Not surprisingly, many Tea Party members, along with many other Republicans, are people of conservative Christian faith, and most of the Republican candidates campaigning for the presidency are known for their strong (and, it appears, genuine) faith. There is Rick Perry, who called for a prayer convocation attended by 30,000 before announcing his presidential bid. There is Michelle Bachman, who will now be joined on the campaign trail by her “personal pastor,” Mac Hammond. There is Herman Cain, who was recently quoted by the Christian Post as saying, “My faith plays a very big part in all the decisions that I make. . . . I’ve been involved with the church since I was young.” And always looming in the background is Sarah Palin, baptized in a lake in Alaska after getting “saved” at the age of 12. Perhaps one of these individuals will be our next political savior? Perhaps one of them will ascend to the presidency and bring about dramatic, national changes?
I would suggest we take a more pragmatic approach and not set ourselves up for disappointment yet again. First, the American political system is both complicated and convoluted, totally different than, say, ancient Israel where the right king could bring about national transformation, especially over the course of his lifelong reign. Here we have two major parties (at least), often at war with each, often fighting for what is politically expedient rather than what is best for the country, sometimes internally divided as well. And then there is the ever-present “good old boy” syndrome, with its coalitions and deals and favors. We would be naïve to think that one charmed leader will be able to overcome all this in the short period of time he or she serves as president.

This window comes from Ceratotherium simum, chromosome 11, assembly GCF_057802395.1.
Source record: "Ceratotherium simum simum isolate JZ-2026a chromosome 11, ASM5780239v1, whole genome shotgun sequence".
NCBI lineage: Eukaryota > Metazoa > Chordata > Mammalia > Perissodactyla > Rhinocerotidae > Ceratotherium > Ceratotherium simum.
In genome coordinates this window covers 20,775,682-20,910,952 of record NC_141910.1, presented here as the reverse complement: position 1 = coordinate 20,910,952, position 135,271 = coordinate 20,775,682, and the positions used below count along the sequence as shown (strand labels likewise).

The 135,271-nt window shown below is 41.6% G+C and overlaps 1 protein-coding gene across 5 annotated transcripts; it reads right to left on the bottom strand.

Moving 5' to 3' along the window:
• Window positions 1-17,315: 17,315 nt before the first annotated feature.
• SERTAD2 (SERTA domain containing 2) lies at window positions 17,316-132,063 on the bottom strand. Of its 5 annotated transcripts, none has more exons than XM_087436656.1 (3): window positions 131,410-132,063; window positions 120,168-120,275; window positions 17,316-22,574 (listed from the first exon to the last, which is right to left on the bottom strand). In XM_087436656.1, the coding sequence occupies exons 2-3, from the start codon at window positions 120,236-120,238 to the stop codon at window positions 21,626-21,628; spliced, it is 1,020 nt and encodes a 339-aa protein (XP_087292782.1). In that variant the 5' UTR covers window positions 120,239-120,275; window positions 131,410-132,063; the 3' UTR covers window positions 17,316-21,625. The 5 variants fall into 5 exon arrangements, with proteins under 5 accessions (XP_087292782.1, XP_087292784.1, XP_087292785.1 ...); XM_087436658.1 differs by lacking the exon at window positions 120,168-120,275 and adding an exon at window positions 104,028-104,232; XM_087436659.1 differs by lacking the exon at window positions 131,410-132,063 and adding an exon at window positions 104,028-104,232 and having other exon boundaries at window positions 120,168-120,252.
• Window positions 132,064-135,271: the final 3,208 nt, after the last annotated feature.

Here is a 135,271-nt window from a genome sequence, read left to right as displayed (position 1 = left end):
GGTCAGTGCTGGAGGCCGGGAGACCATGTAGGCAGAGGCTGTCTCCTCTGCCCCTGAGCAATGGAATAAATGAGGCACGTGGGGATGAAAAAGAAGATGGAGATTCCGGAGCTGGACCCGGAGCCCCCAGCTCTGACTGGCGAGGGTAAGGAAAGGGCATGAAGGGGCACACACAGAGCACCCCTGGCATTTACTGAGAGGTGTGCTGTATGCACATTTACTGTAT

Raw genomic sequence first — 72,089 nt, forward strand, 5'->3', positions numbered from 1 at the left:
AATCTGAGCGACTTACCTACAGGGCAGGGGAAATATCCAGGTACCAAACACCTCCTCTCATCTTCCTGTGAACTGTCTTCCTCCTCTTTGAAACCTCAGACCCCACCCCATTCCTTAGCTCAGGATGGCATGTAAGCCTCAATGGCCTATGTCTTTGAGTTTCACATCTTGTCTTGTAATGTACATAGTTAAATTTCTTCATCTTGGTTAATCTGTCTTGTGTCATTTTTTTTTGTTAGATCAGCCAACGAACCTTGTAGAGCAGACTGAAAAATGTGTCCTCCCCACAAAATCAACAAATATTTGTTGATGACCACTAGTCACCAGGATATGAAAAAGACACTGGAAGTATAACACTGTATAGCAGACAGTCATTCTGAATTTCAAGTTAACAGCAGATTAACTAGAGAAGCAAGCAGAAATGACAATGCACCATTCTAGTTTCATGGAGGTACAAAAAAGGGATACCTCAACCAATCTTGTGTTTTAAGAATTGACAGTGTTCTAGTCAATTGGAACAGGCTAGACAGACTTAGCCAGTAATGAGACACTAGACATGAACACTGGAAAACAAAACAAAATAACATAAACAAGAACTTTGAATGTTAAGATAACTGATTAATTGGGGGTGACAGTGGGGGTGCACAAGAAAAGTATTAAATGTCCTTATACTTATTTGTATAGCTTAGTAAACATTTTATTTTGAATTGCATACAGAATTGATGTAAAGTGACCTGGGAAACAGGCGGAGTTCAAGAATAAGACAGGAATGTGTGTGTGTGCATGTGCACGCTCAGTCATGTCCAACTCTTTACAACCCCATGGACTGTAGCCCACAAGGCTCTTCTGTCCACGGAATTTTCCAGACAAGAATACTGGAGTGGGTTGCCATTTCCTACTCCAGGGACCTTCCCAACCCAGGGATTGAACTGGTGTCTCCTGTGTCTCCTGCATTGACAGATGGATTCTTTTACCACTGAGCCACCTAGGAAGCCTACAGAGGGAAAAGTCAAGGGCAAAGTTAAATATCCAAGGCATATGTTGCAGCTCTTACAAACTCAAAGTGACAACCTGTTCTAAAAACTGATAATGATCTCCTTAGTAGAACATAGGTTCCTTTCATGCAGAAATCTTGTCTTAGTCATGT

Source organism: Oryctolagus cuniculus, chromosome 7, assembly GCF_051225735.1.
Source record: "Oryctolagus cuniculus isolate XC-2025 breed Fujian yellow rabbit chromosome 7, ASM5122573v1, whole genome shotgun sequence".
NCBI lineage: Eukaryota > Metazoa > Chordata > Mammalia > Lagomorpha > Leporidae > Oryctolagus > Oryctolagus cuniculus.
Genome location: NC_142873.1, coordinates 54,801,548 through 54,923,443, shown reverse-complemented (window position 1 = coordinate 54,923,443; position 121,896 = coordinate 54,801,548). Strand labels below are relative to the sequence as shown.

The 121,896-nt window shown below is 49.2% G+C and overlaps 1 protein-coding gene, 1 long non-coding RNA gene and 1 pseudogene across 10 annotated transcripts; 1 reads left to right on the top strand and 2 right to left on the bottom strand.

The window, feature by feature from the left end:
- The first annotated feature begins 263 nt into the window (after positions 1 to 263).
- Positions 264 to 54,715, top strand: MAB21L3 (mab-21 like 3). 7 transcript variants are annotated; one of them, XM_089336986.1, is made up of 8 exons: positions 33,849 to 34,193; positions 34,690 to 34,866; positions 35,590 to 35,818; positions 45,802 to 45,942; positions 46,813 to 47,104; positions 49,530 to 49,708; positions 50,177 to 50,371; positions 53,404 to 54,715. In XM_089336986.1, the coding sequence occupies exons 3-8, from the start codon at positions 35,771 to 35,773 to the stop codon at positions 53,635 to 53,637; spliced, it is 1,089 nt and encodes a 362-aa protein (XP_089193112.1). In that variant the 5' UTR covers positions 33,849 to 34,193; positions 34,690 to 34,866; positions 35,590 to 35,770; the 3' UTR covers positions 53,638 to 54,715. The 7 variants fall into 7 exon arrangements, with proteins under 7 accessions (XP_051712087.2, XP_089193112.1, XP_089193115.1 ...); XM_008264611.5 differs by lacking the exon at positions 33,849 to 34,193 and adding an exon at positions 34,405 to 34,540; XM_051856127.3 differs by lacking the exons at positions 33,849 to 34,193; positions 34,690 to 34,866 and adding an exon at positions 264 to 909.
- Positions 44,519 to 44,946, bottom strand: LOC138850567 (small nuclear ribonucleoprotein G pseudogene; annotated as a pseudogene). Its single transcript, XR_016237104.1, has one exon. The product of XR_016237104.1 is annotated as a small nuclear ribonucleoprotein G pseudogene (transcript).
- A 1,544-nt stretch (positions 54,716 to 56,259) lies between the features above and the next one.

Second, America is a nation of more than 300 million people, and much of the change we need must be grassroots change, from the bottom up more than from the top down. In fact, it is hypocritical to criticize big government and its overreaching arm while at the same time looking to government to save us. Third, our presidents are not superheroes, and once we get past the political panegyric, we are reminded of their humanity.
We would do well, then, to remember the apostle Paul’s exhortation to pray for our leaders, to vote or campaign for those we believe are best suited for the job (even with conviction and passion), without simplistically thinking that the next person we elect will somehow save our nation.
Can we hope for positive change? Absolutely. Can we expect national transformation? That will come from the nation, not just the president.
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